YSU, JSU apply defensive pressure
By JOHN HARRIS
FCS teams still alive in the national championship hunt often possess many of the same essential qualities. They’re as good running the football as they are stopping the run.
Enter Youngstown State (9-3) and Jacksonville State (10-1), who meet for the first time ever Saturday at 2 p.m. at Burgess-Snow Field in Jacksonville, Ala., with the winner advancing to the FCS quarterfinals.
The Penguins recorded their first playoff win last week since 2006. The Gamecocks, who received a first-round bye last week, lost to North Dakota State in the 2015 national championship game.
The teams are virtual mirror images of each other in several key areas.
“It’s going to be a really good football game. Two teams (who) play similar values of what you build your programs around,” said Jacksonville State coach John Grass. “They want to be able to stop the run and run the football and we want to do the same thing.”
“They’re going to put a lot of guys in the box. They’re kind of built to stop the run,” said YSU coach Bo Pelini about the Gamecocks, who have won nine straight overall and 14 in a row at home. “They’re going to try to put more guys up there than you can block. That’s kind of how they’re built.”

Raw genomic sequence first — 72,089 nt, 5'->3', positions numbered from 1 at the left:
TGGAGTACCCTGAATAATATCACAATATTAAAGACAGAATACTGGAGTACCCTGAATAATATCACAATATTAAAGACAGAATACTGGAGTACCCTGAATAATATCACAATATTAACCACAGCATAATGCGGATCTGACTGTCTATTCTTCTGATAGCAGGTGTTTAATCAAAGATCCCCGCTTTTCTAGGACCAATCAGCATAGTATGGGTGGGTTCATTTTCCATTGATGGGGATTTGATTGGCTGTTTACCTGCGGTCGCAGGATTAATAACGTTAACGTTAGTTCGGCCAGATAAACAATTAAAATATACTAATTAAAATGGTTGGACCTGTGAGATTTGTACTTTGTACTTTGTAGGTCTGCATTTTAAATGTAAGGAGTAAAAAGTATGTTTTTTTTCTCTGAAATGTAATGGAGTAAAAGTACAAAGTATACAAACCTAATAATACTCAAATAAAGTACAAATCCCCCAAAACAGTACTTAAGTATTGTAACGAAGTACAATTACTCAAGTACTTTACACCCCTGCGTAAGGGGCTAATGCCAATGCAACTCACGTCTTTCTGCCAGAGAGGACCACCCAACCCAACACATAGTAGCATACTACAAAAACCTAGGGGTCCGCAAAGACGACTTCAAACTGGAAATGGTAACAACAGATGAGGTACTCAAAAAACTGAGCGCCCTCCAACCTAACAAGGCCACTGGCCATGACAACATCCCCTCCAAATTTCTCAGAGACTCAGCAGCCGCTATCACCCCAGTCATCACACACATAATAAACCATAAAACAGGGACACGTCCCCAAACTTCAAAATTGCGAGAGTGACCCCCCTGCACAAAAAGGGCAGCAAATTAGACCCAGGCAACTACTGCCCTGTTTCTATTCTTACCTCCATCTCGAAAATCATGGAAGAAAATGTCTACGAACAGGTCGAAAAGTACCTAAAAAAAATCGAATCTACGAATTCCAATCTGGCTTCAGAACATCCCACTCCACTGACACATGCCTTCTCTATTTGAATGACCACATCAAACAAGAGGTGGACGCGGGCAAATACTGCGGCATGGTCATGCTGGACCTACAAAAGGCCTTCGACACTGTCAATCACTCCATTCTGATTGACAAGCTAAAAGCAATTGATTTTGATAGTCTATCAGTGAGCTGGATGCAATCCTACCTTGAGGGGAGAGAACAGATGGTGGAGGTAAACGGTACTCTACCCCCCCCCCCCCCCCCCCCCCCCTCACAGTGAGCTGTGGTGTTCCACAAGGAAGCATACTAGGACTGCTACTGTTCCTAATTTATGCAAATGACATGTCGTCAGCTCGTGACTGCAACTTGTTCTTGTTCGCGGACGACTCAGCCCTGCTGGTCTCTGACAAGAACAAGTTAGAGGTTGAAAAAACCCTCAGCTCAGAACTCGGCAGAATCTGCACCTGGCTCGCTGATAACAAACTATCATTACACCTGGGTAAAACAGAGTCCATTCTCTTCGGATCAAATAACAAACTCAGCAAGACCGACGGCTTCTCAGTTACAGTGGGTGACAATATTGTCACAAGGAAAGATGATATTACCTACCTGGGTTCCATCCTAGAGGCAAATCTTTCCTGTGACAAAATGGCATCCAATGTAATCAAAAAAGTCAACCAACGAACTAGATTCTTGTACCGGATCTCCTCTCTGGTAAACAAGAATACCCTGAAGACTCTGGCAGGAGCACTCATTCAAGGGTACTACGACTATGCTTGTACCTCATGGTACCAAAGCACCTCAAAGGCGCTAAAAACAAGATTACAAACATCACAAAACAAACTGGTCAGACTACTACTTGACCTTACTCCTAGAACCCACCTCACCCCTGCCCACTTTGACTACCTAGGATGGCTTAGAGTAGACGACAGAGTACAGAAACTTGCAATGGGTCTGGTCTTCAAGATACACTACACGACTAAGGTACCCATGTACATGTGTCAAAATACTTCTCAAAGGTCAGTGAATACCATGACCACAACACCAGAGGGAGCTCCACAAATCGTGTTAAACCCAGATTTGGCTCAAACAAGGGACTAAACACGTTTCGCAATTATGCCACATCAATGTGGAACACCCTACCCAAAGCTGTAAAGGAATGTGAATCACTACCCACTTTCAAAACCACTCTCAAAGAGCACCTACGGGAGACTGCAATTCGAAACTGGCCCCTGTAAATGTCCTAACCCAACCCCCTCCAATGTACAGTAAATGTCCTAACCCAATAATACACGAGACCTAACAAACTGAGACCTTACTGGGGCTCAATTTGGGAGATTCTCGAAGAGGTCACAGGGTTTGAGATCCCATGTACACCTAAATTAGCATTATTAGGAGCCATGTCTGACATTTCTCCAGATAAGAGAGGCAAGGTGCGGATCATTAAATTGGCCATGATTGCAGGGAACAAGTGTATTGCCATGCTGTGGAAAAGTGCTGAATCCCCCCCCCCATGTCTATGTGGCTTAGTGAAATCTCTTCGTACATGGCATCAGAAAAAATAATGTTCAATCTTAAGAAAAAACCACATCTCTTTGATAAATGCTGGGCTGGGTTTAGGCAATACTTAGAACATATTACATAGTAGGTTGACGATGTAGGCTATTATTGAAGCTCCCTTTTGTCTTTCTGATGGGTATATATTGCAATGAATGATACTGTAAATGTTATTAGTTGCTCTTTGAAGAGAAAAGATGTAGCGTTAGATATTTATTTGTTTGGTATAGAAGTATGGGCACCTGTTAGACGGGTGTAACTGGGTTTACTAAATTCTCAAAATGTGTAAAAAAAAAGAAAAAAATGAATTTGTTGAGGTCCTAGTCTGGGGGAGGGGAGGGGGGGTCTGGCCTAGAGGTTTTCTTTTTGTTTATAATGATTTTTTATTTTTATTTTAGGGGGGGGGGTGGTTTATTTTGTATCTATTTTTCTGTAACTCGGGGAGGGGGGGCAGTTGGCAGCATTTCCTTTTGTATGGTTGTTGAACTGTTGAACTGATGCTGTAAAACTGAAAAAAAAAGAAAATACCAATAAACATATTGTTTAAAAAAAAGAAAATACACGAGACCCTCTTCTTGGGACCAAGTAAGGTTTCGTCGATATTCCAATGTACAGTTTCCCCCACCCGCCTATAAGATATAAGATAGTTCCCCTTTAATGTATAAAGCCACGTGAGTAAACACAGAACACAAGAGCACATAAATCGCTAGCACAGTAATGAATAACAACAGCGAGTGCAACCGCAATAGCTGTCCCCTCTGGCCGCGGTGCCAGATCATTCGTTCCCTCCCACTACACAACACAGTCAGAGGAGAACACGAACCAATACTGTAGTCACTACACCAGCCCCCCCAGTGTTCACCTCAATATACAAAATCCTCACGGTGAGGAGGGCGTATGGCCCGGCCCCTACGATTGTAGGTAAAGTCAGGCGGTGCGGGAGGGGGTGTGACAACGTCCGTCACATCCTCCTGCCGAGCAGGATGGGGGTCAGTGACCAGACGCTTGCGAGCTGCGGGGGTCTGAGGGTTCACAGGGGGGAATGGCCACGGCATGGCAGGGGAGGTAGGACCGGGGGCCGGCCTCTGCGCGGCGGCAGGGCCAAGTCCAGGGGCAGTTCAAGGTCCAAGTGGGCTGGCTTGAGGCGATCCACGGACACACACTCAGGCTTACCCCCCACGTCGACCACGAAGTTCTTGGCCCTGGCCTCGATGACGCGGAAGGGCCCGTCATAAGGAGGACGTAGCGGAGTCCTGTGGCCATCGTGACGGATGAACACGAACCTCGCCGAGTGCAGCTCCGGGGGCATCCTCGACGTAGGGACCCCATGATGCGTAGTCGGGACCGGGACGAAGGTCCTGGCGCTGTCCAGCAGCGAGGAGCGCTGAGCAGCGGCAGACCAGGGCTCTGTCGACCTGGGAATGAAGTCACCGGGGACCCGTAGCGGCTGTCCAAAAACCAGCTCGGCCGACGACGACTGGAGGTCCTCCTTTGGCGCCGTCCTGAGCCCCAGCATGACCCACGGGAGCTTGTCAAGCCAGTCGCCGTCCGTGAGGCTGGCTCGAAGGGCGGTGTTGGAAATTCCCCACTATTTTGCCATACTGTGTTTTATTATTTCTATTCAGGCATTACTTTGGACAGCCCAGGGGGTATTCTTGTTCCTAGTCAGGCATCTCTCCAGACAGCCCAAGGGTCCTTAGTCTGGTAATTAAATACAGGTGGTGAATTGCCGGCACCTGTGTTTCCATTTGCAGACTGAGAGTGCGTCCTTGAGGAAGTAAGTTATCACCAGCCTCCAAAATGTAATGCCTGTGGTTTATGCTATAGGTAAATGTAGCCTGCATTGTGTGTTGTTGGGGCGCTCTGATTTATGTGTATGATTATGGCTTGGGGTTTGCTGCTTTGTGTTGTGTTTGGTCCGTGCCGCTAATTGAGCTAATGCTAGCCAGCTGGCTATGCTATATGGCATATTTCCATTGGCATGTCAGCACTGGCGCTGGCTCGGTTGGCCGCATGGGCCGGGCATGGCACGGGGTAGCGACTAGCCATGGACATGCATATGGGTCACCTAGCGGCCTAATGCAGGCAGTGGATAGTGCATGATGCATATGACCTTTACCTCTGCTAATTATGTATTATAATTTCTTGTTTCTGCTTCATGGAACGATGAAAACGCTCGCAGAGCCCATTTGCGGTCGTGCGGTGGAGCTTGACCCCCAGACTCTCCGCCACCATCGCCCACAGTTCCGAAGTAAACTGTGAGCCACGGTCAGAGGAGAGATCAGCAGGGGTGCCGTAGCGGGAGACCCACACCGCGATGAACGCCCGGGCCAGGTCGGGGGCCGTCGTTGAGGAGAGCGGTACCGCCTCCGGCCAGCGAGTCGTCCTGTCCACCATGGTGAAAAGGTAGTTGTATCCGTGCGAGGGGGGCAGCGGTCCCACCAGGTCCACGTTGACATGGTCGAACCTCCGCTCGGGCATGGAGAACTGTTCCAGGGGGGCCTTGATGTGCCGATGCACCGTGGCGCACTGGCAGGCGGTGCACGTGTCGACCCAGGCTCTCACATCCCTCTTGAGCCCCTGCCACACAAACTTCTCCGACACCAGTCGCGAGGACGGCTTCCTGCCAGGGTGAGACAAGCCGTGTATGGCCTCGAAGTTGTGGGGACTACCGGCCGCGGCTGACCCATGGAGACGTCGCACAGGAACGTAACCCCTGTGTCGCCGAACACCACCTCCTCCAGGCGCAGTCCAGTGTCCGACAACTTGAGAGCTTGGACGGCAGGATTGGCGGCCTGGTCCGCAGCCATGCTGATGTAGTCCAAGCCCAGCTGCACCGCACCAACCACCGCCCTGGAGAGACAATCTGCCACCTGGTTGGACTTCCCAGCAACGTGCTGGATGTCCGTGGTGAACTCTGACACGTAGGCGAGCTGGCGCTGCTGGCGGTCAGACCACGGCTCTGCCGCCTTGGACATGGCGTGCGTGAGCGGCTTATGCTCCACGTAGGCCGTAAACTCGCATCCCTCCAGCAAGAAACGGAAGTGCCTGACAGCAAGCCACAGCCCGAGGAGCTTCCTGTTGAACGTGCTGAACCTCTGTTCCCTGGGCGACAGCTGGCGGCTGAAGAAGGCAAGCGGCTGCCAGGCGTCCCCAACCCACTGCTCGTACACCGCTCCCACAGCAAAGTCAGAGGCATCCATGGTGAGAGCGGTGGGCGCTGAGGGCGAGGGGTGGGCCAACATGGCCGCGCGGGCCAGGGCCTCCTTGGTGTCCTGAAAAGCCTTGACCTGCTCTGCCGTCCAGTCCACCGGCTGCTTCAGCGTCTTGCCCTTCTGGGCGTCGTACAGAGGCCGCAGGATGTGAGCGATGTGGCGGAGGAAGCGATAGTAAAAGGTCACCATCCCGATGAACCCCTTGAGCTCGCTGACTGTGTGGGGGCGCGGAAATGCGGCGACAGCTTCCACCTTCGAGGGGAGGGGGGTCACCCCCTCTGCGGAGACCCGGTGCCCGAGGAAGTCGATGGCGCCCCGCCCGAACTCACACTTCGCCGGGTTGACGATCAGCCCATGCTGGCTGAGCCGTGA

Grass said YSU is built in much the same way.
The Penguins rank first nationally in sacks per game, seventh in scoring defense, eighth in total defense and 12th in rushing defense.
Jacksonville State ranks second nationally in total defense, third in scoring defense and third in rushing defense.
“I kind of compare them to LSU (defensively),” Grass, whose team suffered its only loss this season at LSU in September, said about the Penguins. “They’re a little similar schematically, but different in the way they get extra hats to the box. So fundamentally sound in everything. Hard to get them out of their gap. Their third down blitz is very hard to handle. That’s going to be an issue for us. Stay out of third and long because they do a good job of getting five, six and sometimes seven-man pressure to you. It poses some problems.”
Senior strong safety Jameel Smith said YSU’s defenders thrive on applying constant pressure.
“We bring pressure a lot more at the safeties and backers,” said Smith, who ranks second on the team with 68 tackles.
Pelini said senior defensive end Avery Moss’ return from an ankle injury makes the Penguins’ defense even more dangerous. Moss, who sat out last week’s home playoff win against Samford, has 10 sacks and 121/2 tackles for loss this season.
Moss’ return is extremely fortuitous for the Penguins, who figure to have their hands full against Jacksonville State senior quarterback Eli Jenkins, the Ohio Valley Conference offensive player of the year with 2,762 total yards and 22 touchdowns.
“Avery’s a pretty special player. It’s a good boost for your defense,” said Pelini.
Moss and fellow senior defensive end Derek Rivers (team-high 11 sacks and 141/2 tackles for loss) have dominated opponents.
“Avery and Derrick are monsters coming off the edge,” said Smith.